Semiconductors are the lifeforce of the ongoing tech revolution. As it happens, India has emerged as a major chip designer in the world, with more than 90% of semiconductor companies having their R&D centres in India. According to the India Electronics and Semiconductor Association (IESA), semiconductor consumption in India was around $21 billion in 2019, growing at the rate of 15.1%. The semiconductor R&D alone generates almost $2.5 billion in revenue, including electronic products and embedded systems.
Having said that, compared to other developed countries, India still lags in semiconductor manufacturing. The requirements for electronics and semiconductors for different sectors, including defence, IT, manufacturing, are critical for the future of India’s economy. But as of now, we are entirely dependent on imports.
This week, Analytics India Magazine got in touch with Sanjay Gupta, the Vice President and India country manager of NXP, a semiconductor manufacturer, to understand what it takes to run a semiconductor fabrication plant in India and how the new developments of the industry will boost innovation in the country. Sanjay is spearheading four diverse R&D locations in India, comprising nearly 2,000 employees and representing all NXP product groups.
AIM: What are the critical challenges for setting up a semiconductor fabrication plant in India?
Sanjay Gupta: Although India has done well in terms of chip design and manufacturing of electronics, the establishment of Semiconductor Wafer Fabrication (FAB) units in India has long been challenging. This is due to several factors, not just the country’s shortage of resources. It is also difficult to compete with neighbouring countries such as China and Vietnam, which, due to better cost-efficiency, have become the favoured destinations for global chip manufacturers.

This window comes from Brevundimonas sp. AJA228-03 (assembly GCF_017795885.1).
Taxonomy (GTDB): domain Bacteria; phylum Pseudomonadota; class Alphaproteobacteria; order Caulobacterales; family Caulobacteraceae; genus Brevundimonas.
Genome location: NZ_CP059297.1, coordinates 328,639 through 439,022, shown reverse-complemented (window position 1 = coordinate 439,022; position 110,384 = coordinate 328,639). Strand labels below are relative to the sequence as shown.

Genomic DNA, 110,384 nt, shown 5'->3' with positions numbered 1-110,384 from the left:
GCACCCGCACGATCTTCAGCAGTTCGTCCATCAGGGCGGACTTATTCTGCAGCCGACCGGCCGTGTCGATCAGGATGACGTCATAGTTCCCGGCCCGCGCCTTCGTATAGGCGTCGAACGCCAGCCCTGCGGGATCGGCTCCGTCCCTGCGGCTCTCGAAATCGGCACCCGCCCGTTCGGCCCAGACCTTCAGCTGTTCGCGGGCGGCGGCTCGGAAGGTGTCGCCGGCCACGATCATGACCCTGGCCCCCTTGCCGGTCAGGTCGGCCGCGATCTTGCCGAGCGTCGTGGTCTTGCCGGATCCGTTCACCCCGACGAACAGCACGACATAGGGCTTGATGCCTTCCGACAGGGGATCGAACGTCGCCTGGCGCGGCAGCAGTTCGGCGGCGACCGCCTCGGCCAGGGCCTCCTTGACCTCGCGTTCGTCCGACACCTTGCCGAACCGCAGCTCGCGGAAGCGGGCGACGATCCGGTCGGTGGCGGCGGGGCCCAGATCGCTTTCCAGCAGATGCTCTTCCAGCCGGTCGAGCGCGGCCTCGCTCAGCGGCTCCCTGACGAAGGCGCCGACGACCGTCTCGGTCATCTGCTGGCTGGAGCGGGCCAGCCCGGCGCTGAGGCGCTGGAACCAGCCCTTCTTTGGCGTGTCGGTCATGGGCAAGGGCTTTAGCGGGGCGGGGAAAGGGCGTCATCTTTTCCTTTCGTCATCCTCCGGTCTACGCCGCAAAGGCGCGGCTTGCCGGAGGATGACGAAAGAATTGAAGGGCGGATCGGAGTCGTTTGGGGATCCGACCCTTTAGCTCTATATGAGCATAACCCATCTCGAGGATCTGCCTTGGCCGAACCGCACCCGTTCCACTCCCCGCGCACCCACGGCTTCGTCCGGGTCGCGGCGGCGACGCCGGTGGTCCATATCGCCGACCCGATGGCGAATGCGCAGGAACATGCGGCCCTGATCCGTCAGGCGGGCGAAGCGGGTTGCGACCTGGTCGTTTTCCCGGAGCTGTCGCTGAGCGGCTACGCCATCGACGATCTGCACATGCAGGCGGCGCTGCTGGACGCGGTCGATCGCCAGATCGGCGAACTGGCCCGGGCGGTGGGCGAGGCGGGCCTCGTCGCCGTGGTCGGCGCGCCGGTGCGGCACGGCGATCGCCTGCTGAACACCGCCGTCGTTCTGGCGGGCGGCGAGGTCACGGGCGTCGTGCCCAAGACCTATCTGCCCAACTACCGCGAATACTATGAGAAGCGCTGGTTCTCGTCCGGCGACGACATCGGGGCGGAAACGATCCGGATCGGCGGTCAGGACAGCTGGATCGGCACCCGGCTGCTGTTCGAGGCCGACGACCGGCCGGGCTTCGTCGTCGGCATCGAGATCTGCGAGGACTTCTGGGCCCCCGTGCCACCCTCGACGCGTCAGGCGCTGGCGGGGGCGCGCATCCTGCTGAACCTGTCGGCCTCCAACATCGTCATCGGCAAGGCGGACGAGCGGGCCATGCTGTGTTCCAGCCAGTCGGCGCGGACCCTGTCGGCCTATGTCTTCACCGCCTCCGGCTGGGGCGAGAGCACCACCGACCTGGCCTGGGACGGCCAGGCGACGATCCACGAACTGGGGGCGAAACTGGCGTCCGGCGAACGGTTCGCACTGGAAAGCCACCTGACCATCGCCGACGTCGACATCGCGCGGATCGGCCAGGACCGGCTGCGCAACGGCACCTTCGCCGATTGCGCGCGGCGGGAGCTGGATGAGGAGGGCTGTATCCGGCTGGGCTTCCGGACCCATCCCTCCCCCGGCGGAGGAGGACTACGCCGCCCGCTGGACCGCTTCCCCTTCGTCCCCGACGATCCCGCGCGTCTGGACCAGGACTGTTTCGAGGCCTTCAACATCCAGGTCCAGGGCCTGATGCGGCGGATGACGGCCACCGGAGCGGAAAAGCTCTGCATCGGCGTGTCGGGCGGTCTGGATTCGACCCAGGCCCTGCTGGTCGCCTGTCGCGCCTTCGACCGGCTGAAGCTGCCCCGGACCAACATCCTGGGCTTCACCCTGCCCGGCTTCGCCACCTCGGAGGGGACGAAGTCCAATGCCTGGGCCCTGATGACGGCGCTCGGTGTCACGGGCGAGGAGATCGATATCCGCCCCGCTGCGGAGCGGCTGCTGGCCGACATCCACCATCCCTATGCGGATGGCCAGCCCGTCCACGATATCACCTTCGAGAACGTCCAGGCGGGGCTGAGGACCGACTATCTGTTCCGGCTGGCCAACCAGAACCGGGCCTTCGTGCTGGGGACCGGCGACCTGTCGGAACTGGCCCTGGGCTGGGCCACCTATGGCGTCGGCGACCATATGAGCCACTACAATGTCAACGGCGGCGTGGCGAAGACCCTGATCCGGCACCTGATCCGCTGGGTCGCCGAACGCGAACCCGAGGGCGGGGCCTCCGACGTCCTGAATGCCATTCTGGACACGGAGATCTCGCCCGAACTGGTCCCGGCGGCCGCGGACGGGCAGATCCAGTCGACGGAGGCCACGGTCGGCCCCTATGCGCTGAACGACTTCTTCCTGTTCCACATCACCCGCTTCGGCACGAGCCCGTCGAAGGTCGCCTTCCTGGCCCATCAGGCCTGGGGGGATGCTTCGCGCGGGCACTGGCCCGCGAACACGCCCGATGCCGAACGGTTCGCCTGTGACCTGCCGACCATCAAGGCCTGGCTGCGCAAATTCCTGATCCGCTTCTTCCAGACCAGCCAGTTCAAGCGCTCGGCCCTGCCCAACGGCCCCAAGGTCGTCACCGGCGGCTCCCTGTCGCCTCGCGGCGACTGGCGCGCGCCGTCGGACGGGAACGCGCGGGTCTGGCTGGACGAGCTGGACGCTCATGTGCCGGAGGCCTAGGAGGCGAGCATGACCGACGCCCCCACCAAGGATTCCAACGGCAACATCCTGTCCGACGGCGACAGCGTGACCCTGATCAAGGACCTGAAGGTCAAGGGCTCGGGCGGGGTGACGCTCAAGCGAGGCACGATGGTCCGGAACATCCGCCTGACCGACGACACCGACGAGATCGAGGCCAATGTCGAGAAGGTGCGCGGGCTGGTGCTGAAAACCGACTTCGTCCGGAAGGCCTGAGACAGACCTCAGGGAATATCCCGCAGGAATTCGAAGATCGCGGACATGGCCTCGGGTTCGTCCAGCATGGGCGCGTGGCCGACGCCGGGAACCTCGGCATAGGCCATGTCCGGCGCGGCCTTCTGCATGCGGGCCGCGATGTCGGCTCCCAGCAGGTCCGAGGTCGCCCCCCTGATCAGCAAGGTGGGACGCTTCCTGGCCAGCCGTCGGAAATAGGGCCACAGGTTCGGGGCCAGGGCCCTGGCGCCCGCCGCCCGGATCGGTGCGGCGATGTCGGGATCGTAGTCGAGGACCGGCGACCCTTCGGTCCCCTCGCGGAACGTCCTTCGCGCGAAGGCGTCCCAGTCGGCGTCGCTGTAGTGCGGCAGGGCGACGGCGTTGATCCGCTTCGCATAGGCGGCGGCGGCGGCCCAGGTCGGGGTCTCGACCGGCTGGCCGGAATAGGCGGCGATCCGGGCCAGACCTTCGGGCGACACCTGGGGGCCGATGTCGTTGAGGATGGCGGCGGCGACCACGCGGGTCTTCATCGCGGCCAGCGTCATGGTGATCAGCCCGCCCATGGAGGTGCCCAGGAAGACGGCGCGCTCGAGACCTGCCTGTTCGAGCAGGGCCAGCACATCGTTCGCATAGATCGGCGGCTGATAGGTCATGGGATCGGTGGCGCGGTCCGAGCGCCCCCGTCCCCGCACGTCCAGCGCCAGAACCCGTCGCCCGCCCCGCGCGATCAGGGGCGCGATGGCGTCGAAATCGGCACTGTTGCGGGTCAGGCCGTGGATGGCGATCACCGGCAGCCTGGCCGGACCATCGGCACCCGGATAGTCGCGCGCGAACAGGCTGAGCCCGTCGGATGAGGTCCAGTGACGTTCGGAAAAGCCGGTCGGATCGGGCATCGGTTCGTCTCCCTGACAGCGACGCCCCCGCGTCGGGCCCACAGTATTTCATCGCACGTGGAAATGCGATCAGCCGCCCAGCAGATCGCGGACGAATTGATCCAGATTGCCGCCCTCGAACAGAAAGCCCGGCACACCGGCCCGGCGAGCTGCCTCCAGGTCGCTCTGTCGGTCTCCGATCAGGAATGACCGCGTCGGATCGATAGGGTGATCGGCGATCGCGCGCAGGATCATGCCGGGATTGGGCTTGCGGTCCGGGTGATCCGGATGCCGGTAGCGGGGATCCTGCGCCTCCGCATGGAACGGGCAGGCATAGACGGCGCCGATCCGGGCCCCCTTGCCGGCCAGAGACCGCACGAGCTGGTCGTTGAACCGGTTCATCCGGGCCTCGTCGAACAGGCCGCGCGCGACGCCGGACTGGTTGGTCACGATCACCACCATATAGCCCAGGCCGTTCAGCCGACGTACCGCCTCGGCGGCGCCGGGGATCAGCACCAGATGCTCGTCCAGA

The fact that it needs huge investment is one of the main obstacles in setting up FAB production units. In addition to the enormous cost of running in billions of dollars, it takes hundreds of gallons of pure water to produce even a single chip, which may also be challenging to find in India. Semiconductor FABs have investments starting at about $8 billion. They have very high operating costs, and technology usually needs to be replaced every 3-4 years.
Another big challenge is an undisturbed electricity supply. India is still not on par with big players like China which is also building an indigenous chip programme to adopt local semiconductors in 70% of its products by 2025.